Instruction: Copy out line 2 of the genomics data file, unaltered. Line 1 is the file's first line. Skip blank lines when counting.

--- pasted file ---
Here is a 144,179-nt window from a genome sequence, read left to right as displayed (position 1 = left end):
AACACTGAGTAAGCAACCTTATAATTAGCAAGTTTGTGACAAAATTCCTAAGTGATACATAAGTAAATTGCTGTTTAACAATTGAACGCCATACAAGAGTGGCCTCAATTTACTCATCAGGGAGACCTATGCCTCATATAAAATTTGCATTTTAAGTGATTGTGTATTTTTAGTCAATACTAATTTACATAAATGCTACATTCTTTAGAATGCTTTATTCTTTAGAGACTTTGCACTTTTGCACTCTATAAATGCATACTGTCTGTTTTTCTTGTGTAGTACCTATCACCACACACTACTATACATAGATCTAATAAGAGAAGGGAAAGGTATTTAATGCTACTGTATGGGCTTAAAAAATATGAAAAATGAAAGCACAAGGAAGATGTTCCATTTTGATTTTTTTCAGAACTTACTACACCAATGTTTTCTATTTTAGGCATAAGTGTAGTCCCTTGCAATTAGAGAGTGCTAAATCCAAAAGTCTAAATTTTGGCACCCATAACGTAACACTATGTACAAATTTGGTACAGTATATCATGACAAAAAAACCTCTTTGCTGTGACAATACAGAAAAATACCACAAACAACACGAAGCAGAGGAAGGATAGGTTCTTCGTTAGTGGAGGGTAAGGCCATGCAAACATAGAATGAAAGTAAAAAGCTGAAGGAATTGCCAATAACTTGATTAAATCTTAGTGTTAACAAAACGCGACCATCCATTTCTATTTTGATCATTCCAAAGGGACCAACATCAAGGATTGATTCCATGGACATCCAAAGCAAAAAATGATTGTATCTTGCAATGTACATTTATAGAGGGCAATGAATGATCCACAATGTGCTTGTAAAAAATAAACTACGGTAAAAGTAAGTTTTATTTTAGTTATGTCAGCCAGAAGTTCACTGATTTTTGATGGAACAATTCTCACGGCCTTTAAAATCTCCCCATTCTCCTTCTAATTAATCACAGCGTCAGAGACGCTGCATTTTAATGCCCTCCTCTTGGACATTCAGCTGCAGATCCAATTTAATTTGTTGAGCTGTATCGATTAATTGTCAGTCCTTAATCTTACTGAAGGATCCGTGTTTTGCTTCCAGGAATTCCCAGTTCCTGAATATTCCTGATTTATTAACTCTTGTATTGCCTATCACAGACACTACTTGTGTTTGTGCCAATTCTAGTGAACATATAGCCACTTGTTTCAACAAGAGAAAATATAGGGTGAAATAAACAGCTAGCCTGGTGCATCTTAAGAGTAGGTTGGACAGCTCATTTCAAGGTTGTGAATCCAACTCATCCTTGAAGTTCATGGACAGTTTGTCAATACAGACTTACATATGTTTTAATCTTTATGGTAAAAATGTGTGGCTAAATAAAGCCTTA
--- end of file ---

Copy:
AACACTGAGTAAGCAACCTTATAATTAGCAAGTTTGTGACAAAATTCCTAAGTGATACATAAGTAAATTGCTGTTTAACAATTGAACGCCATACAAGAGTGGCCTCAATTTACTCATCAGGGAGACCTATGCCTCATATAAAATTTGCATTTTAAGTGATTGTGTATTTTTAGTCAATACTAATTTACATAAATGCTACATTCTTTAGAATGCTTTATTCTTTAGAGACTTTGCACTTTTGCACTCTATAAATGCATACTGTCTGTTTTTCTTGTGTAGTACCTATCACCACACACTACTATACATAGATCTAATAAGAGAAGGGAAAGGTATTTAATGCTACTGTATGGGCTTAAAAAATATGAAAAATGAAAGCACAAGGAAGATGTTCCATTTTGATTTTTTTCAGAACTTACTACACCAATGTTTTCTATTTTAGGCATAAGTGTAGTCCCTTGCAATTAGAGAGTGCTAAATCCAAAAGTCTAAATTTTGGCACCCATAACGTAACACTATGTACAAATTTGGTACAGTATATCATGACAAAAAAACCTCTTTGCTGTGACAATACAGAAAAATACCACAAACAACACGAAGCAGAGGAAGGATAGGTTCTTCGTTAGTGGAGGGTAAGGCCATGCAAACATAGAATGAAAGTAAAAAGCTGAAGGAATTGCCAATAACTTGATTAAATCTTAGTGTTAACAAAACGCGACCATCCATTTCTATTTTGATCATTCCAAAGGGACCAACATCAAGGATTGATTCCATGGACATCCAAAGCAAAAAATGATTGTATCTTGCAATGTACATTTATAGAGGGCAATGAATGATCCACAATGTGCTTGTAAAAAATAAACTACGGTAAAAGTAAGTTTTATTTTAGTTATGTCAGCCAGAAGTTCACTGATTTTTGATGGAACAATTCTCACGGCCTTTAAAATCTCCCCATTCTCCTTCTAATTAATCACAGCGTCAGAGACGCTGCATTTTAATGCCCTCCTCTTGGACATTCAGCTGCAGATCCAATTTAATTTGTTGAGCTGTATCGATTAATTGTCAGTCCTTAATCTTACTGAAGGATCCGTGTTTTGCTTCCAGGAATTCCCAGTTCCTGAATATTCCTGATTTATTAACTCTTGTATTGCCTATCACAGACACTACTTGTGTTTGTGCCAATTCTAGTGAACATATAGCCACTTGTTTCAACAAGAGAAAATATAGGGTGAAATAAACAGCTAGCCTGGTGCATCTTAAGAGTAGGTTGGACAGCTCATTTCAAGGTTGTGAATCCAACTCATCCTTGAAGTTCATGGACAGTTTGTCAATACAGACTTACATATGTTTTAATCTTTATGGTAAAAATGTGTGGCTAAATAAAGCCTTA